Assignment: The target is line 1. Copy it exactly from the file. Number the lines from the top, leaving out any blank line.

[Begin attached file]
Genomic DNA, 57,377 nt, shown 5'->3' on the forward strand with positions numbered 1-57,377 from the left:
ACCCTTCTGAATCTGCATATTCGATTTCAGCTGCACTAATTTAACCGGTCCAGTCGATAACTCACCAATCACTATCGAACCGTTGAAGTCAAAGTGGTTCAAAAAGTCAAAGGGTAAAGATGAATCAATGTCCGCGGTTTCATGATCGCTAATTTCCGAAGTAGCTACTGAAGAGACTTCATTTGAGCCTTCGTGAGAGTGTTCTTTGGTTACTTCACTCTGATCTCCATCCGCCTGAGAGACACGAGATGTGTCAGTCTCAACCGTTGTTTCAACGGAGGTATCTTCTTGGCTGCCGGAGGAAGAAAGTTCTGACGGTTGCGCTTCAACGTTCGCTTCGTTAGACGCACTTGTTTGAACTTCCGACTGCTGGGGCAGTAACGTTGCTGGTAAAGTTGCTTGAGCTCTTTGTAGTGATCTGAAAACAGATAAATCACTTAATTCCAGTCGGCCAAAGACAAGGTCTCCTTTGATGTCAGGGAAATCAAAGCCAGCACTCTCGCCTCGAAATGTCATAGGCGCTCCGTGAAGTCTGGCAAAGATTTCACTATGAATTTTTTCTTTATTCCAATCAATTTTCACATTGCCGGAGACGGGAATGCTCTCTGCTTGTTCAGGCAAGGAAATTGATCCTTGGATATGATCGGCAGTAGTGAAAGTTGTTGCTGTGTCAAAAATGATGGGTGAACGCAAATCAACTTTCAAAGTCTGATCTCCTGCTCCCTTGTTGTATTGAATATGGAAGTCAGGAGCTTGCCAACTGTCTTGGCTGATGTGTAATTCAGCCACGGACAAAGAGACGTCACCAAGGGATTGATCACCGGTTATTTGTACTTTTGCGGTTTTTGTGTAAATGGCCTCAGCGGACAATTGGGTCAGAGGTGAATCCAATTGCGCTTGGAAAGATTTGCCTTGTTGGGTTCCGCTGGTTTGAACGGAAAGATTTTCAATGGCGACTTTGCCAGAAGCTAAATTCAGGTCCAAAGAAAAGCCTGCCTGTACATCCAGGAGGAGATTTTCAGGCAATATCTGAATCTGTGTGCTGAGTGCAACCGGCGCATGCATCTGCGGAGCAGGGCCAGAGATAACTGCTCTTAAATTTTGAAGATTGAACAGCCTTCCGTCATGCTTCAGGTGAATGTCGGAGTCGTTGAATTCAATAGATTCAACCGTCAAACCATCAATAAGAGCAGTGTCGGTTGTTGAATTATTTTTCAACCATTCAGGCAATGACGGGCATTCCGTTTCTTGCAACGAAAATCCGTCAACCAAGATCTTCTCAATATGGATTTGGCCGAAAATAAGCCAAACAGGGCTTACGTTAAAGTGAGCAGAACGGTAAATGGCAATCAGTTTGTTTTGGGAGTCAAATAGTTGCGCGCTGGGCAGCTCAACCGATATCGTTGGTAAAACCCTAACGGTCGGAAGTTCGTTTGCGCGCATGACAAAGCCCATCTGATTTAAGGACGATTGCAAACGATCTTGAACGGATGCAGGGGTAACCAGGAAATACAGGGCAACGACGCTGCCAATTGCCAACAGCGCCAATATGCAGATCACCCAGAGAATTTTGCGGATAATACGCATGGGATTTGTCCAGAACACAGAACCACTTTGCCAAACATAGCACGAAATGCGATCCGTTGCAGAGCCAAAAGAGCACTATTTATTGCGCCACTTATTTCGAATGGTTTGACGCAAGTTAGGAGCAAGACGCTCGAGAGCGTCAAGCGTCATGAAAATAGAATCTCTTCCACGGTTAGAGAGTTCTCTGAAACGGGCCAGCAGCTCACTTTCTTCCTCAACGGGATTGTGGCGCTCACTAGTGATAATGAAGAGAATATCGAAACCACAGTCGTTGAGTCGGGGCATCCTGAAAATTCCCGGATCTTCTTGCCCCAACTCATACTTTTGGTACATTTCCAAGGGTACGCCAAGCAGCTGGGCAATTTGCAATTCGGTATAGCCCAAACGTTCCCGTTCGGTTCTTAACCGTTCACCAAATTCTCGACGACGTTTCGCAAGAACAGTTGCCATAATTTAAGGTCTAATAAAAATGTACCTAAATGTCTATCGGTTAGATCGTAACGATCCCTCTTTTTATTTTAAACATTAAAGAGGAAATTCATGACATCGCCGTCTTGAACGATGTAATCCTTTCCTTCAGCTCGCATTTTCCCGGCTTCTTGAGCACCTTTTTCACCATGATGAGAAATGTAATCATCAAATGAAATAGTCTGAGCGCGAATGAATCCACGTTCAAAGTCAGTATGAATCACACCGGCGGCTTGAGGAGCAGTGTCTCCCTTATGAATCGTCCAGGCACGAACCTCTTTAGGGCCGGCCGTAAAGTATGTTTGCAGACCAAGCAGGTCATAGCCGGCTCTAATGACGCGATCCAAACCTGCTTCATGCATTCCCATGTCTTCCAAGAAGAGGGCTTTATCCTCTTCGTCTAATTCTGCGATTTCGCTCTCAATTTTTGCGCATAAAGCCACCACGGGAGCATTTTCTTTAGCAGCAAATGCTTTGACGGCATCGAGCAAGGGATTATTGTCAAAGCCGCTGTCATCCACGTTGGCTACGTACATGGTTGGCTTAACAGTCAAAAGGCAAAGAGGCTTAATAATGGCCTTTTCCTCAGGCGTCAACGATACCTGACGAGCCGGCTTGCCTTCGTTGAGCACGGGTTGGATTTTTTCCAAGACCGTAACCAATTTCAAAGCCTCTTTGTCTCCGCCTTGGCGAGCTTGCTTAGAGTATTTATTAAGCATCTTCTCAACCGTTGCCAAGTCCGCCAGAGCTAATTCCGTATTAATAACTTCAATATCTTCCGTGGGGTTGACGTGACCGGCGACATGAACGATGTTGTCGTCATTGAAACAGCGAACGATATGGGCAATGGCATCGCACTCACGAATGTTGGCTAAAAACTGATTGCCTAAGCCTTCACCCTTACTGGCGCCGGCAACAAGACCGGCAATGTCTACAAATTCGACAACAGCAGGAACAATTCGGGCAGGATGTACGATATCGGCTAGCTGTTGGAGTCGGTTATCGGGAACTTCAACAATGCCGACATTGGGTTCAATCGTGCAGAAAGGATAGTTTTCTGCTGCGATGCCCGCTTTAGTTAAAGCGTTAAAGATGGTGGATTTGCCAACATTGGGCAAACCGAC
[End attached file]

Genomic DNA, 57,377 nt, shown 5'->3' on the forward strand with positions numbered 1-57,377 from the left: